It, the Living Colossus, does his thing. Artist: Herb Trimpe.


Medium: Comic books
Published by: Marvel Comics
First Appeared: 1960
Creators: Stan Lee (or possibly Larry Lieber), writer; Jack Kirby, artist; Tony Isabella
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For a couple of years before getting into superheroes, the genre they've concentrated on almost exclusively for the past few decades, Marvel Comics used to publish …

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… non-series adventure stories about large, goofy monsters. Some of those monsters came back later to fight the superheroes — for example, The Incredible Hulk once had it out with a thing from another world that had been called "The Hulk" when it threatened the human race in Journey into Mystery #62 (November, 1960).

But only one of those old monsters ever became a superhero and got a series of its own. The Colossus, who first rampaged through an urban landscape in Tales of Suspense #14 (February, 1960), started fighting menaces rather than being one in Astonishing Tales #21 (December, 1973), under the expanded name of "It, the Living Colossus".

It was originally a 100-foot statue carved from granite by a Russian sculptor, Boris Petrovski, who had been ordered by the Communist rulers of his country create a symbol of the majesty of the proletariat. Instead, Petrovski created a symbol of the fearsome power of the Soviet government, but what the heck, the government goons liked It — until an alien from the planet Kigor came along and transferred his consciousness to It. Then It wrought horror and destruction through Moscow until the alien was picked up by others of his species, rendering It once more inert.

Six issues later, more aliens from Kigor came by, and took It over again. This time the havoc wreaking was done in Los Angeles, where the Russians had put their Colossus statue on display. This time, It was defeated by a Hollywood special effects man named Bob O'Bryan. Both stories were probably written by Stan Lee and definitely drawn by Jack Kirby (the team that created most of Marvel's 1960s characters, including The Fantastic Four, The Two-Gun Kid, Thor and many others), tho the script may have been by Lee's brother, Larry Lieber (who also drew The Rawhide Kid and the Spider-Man newspaper strip for years).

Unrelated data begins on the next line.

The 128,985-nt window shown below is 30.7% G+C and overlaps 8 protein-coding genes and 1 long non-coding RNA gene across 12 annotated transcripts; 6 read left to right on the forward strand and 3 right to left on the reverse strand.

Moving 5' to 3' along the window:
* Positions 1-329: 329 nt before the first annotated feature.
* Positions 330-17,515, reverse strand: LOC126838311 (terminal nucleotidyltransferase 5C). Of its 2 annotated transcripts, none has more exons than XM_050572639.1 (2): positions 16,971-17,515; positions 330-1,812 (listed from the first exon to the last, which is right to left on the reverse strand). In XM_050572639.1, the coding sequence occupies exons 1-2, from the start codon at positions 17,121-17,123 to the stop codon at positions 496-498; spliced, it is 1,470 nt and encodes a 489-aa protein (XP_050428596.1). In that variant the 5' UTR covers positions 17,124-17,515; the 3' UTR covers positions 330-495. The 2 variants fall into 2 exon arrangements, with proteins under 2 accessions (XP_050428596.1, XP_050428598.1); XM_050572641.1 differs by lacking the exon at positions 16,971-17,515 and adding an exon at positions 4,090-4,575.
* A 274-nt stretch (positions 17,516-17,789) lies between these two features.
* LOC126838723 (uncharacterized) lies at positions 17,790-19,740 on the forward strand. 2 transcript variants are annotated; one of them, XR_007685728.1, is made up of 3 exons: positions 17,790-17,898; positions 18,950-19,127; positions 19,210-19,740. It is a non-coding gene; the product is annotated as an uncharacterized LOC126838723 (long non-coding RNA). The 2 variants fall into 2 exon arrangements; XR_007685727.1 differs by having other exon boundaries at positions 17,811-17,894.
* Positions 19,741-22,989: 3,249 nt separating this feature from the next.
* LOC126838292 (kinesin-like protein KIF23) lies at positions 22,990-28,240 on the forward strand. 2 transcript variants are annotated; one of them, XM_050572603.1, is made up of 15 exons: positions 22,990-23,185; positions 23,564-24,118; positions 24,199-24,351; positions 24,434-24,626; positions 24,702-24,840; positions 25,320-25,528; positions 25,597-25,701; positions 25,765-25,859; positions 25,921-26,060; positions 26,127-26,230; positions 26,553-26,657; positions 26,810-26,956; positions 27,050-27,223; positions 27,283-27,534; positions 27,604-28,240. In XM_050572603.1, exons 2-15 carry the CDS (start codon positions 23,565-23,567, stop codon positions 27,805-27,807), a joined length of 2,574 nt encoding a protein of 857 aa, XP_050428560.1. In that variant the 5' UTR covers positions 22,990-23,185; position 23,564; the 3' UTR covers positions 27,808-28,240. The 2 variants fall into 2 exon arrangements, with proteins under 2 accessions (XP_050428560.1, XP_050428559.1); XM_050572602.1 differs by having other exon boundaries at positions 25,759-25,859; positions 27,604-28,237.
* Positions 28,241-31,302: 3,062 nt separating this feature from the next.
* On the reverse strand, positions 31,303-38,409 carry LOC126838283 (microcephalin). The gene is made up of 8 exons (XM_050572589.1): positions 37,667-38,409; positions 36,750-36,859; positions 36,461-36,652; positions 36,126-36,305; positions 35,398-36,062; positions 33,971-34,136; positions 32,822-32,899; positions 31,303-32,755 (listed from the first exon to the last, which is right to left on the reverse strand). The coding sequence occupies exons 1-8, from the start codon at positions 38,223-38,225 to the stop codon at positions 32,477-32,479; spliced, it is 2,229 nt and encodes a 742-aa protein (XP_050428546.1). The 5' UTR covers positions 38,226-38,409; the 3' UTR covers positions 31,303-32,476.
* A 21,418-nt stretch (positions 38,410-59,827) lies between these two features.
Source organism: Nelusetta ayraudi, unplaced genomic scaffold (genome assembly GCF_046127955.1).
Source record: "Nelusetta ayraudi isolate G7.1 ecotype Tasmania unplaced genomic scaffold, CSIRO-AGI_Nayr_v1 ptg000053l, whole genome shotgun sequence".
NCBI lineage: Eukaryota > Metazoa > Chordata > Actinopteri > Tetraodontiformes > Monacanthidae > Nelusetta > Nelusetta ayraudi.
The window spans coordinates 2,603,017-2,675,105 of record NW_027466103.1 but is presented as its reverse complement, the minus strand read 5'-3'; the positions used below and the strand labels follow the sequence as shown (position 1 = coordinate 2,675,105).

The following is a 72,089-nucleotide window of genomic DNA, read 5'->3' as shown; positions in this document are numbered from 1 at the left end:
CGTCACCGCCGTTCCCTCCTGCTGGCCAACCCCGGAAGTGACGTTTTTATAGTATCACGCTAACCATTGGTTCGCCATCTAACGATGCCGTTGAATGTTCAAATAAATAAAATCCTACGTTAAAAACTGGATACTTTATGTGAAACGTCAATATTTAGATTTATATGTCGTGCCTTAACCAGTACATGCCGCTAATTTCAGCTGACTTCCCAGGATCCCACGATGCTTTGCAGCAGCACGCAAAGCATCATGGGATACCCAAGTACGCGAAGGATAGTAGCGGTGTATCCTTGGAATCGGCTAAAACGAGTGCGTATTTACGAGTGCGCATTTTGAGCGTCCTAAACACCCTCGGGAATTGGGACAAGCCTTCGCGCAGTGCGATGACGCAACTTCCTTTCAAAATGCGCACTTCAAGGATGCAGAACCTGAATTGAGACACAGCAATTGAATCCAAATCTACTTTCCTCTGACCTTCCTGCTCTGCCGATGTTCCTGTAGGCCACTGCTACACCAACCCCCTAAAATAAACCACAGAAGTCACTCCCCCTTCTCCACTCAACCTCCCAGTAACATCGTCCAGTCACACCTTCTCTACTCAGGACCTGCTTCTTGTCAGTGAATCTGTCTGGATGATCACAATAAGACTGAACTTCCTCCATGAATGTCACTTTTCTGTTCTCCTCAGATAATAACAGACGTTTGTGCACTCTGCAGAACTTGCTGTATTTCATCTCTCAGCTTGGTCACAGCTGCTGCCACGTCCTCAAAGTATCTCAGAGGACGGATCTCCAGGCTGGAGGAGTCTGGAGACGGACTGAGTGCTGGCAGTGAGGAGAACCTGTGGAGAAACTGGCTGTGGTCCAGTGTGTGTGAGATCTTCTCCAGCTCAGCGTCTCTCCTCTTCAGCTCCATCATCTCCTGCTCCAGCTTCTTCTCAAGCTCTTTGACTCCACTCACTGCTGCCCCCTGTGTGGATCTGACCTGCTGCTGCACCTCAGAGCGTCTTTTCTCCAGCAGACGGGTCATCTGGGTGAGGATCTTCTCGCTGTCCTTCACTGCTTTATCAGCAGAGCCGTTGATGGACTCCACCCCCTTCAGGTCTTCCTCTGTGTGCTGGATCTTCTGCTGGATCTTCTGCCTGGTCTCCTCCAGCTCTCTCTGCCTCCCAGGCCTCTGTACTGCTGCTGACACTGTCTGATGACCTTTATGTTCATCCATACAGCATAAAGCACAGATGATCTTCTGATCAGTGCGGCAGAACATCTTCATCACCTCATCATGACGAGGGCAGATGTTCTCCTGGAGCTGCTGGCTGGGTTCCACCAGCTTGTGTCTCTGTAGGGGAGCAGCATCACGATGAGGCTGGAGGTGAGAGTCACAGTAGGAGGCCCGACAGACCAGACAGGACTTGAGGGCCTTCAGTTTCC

Those stories were reprinted in 1972 and '73, paving the way for the series. Writer Tony Isabella (Black Lightning, The Champions) and artist Dick Ayers (who had inked Kirby's work on the original stories) put together an origin story in which O'Bryan, now confined to a wheelchair because of an accident on the job, somehow learned to project his own consciousness into the statue just as the Kigor guys had done years earlier. He then embarked on a career of protecting the world from deadly menaces — including a couple of returnees from those old monster comics of the late 1950s and early '60s, specifically Gorgolla the Living Gargoyle (from Strange Tales #74, April 1960) and Fin Fang Foom (from Strange Tales #89, October, 1961).

But he didn't do so for long, because the series was just a little bit out of synch with what the average superhero reader likes in a comic book. In Astonishing Tales #25 (August, 1974), It was replaced by Deathlok the Demolisher, which was more to the fans' taste (lasting almost three times as long). The usual procedure for Marvel characters that lose their series is to guest star all over the place, but It wasn't seen again until The Hulk turned up in L.A. for a slugfest with It, six years later.

Since then, guest appearances have been few and far between. The fact that The Hulk pulverized the granite statue may have something to do with that. Even so, It was seen fighting The Avengers as recently as July, 2000, so apparently pulverization is no more an obstacle to a Marvel character's return than any other form of utter destruction.


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Text ©2003-08 Donald D. Markstein. Art ©Marvel Entertainment.